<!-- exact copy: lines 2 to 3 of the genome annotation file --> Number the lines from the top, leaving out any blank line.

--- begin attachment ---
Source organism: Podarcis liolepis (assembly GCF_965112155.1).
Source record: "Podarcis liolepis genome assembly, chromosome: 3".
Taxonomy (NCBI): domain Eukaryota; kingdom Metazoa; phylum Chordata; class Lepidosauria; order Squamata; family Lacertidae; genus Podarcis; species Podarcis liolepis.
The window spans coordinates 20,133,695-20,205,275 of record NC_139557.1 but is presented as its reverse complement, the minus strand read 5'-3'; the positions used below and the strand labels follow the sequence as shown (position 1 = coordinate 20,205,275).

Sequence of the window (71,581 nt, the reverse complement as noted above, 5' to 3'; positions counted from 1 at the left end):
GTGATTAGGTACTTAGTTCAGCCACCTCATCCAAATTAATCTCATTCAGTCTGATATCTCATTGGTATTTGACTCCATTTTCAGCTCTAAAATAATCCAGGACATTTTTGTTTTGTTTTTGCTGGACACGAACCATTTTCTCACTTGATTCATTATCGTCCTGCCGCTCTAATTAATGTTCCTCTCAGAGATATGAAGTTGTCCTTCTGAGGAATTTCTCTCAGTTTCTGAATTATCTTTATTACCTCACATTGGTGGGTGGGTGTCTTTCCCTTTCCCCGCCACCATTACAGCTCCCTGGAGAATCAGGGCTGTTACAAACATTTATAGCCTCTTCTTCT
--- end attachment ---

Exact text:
Source record: "Podarcis liolepis genome assembly, chromosome: 3".
Taxonomy (NCBI): domain Eukaryota; kingdom Metazoa; phylum Chordata; class Lepidosauria; order Squamata; family Lacertidae; genus Podarcis; species Podarcis liolepis.